DROUGHT-stricken small businesses across the region have clamoured to apply for the federal government's small business drought loans.
The $500,000 loans, issued by the Regional Investment Corporation (RIC), were announced by the government in November last year, before becoming available on January 20.
Since then, droves of business owners have contacted their local rural financial counsellor to lodge their interest in the loans.
Gunnedah rural financial counsellor Andrew Formann said there had "been plenty of interest" in the loans so far.
"Lots of people have made contact with me about applying for the loans," Mr Formann said.
"These loans are operating a bit differently than the farming loans.
"Eligibility is broken down into stages, one of which is gathering as much information about your business as possible.
"Basically, if 75 per cent of your labour goes towards your business, 50 per cent of your income comes from your business and your business is reliant on agriculture, you're a very good chance of being eligible."
Mr Formann said the loan's two interest-free years provided business owners with plenty of options.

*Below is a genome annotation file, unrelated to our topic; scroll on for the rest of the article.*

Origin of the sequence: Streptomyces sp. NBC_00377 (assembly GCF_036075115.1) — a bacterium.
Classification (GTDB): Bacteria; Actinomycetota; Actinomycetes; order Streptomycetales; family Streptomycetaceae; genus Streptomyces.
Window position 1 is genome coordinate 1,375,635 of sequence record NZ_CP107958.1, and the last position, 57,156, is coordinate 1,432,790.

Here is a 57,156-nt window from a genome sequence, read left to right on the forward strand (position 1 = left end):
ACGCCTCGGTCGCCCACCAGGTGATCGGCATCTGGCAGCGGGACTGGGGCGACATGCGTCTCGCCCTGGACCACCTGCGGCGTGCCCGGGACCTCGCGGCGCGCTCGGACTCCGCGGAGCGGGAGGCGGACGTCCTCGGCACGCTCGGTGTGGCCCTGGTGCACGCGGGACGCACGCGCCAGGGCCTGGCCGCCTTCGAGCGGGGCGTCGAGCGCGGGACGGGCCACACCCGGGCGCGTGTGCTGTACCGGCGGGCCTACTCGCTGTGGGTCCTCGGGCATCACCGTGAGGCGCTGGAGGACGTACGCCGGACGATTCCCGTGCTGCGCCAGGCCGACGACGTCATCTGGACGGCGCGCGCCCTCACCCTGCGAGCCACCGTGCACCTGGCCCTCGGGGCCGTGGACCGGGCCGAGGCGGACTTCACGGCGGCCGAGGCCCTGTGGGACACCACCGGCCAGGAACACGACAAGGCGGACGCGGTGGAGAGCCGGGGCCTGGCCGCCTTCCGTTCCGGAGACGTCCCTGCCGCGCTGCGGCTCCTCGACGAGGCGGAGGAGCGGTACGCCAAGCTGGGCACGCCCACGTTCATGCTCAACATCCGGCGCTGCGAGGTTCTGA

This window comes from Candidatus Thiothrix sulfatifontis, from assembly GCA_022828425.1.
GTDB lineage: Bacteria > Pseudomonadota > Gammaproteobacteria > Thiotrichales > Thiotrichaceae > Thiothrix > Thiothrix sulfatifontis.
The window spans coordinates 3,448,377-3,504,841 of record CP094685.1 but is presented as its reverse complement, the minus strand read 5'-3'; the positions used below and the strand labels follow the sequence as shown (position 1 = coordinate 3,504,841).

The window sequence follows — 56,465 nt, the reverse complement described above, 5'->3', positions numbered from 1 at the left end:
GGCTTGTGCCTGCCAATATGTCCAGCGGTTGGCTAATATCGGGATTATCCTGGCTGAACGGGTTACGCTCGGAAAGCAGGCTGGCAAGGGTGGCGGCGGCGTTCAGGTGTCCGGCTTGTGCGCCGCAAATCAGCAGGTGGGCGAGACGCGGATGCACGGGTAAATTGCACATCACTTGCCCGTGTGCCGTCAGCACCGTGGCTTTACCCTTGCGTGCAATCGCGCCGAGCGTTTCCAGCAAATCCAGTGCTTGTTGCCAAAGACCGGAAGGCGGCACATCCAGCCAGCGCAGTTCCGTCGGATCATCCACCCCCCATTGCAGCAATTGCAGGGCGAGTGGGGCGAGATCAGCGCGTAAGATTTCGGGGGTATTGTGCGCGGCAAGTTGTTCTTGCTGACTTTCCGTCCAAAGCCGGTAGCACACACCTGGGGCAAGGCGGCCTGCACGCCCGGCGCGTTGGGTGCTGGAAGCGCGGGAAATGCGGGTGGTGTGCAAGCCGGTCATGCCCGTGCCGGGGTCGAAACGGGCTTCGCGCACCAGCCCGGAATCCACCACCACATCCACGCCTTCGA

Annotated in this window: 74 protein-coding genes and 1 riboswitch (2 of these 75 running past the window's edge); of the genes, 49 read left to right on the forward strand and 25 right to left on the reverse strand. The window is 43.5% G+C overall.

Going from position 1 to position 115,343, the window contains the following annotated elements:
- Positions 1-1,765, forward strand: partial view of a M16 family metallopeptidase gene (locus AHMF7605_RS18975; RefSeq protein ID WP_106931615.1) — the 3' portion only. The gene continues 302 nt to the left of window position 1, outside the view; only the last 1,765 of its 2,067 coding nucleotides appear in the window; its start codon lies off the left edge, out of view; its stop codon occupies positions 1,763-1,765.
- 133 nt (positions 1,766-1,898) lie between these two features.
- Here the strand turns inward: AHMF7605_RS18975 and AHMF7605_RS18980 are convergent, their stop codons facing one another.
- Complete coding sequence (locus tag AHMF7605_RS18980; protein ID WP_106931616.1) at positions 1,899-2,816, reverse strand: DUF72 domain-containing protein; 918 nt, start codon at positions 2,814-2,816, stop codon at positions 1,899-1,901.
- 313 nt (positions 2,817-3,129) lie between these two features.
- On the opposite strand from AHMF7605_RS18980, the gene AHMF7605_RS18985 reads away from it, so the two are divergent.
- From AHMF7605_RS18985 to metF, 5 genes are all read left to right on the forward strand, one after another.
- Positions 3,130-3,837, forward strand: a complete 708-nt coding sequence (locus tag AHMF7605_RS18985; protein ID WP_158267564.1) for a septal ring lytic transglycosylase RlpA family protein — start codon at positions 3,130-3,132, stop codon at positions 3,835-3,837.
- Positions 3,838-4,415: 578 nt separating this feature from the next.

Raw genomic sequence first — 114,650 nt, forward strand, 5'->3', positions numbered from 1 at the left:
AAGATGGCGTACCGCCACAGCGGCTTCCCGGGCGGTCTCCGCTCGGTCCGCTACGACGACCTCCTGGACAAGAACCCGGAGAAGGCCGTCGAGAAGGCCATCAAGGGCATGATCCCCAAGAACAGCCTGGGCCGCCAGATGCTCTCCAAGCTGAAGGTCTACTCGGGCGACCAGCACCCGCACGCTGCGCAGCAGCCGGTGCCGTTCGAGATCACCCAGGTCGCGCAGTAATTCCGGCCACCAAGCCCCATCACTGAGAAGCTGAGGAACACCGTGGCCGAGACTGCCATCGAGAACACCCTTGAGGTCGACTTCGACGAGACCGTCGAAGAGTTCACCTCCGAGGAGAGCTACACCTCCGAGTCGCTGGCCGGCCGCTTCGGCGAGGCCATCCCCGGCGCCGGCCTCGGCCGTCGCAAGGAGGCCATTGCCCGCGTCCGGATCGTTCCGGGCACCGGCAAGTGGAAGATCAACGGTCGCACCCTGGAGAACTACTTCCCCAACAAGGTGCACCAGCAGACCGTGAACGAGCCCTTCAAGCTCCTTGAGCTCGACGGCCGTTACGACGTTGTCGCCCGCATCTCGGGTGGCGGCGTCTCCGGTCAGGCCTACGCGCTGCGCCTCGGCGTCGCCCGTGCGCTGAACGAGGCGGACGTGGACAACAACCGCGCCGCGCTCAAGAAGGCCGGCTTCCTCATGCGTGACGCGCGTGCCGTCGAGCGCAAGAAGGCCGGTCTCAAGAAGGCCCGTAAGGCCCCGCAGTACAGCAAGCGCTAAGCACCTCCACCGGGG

"One thing about the loans that is commonly overlooked is that, while they are through the RIC, 50 per cent has to be held through a commercial lender," he said.
"This feature allows people to refinance existing loans and, given it's two years interest-free, can go a long way to paying off existing loans.
"Another option is to use the loans to help people stay in business and get through the drought."
The region's recent rainfall has eased the burden on some local businesses; however, it has provided only short-term relief.
"So far, I have had a lot of people express an interest in applying for the loans, but only one has got their application going," Mr Formann said.
"However, I do expect that to change in the coming days and weeks.
"At this stage I think the applications will take about three to four months to process, so I encourage people to get the ball rolling if this is the route they want to take.
"The other big thing I'm encouraging people to do is to keep their banks in the loop.
"Regardless of whether the loans are going towards refinancing or helping the business stay afloat, keeping in contact with your bank is always really helpful."
Mr Formann said he was still taking on new clients every week.
"I think we have gotten to the point where people who may have been too proud to come and see me 12 months ago are starting to come in," he said.
"The feedback I have been getting from those people has been that they regret not coming in sooner.
"At the moment I am usually booked out a week in advance, but if anyone new needs the service, I am always available - and if I miss your call, I will always get back to you."